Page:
Now that we have cut a big portion out the leader budget for the year; where can we save money on tippets? This question was very hard for me, I always use a dual nymph rig when fly fishing.   Before I was putting each fly 10-12 inches apart from each other, so if I got snagged I would lose the first fly altogether and enough tippet between flies that I was forced to only use the single nymph. My solution was spacing of the fly; I use at least 16 inches in between nymphs so that if I do get snagged I will still have enough tippet to run the second nymph. Also I force myself to read the waters I am fishing to see if I am justified in running a dual nymph rig. The final thing that will save you money on tippets is a strike indicator. Yes I know, a lot of people do not like this method, but hear me out. When you’re using a strike indicator you are able to adjust the depth of your fly in the water. If you are constantly snagging, adjust your strike indicator down a couple of inches until it is no longer snagging. The nymph will still be on the bottom of the river/creek where trout tend to feed the most, but it will no longer be snagging, which will save you on tippet material. Honestly, for me, doing small changes like these have brought me down to an average of 3 rolls of tippet per year, which is $50 savings in my budget.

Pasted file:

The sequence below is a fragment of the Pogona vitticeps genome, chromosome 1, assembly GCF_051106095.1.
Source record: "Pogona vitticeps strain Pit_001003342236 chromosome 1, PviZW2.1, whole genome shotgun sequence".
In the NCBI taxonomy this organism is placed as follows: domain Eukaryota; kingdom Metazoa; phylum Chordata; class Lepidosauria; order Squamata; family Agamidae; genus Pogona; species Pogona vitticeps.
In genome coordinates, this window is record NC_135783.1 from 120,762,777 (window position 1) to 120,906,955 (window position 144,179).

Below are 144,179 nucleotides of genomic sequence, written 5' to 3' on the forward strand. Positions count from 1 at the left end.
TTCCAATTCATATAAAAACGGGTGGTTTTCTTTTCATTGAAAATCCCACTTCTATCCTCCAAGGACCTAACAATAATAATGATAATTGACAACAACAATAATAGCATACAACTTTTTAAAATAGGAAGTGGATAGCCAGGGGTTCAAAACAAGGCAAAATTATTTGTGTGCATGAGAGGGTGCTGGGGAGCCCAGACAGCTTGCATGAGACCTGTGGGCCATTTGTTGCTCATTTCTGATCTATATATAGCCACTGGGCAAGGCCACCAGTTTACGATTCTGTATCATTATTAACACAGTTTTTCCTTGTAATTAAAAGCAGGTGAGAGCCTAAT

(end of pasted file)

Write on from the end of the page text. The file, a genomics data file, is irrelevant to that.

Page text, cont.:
Caught on the Roanoke River (same fish as above)

My only other piece of advice is concerning strike indicators; if you haven’t tried out the New Zealand Strike Indicator system then you should. They are simply a joy to work with, they don’t ruin your leader, they don’t feel bulky while casting, they float like a cork, and one bag of their wool has lasted me over two years now. I will never go back to previous strike indicators because of how well the New Zealand Strike Indicator has worked.

Ending as I have said in my previous posts, ultimately it is up to you. If you are diehard when it comes to your style of fly fishing then stick with it, but if you want to try a way to save money on fly fishing try out these ideas and see if they work for you.

Caught on Potts Creek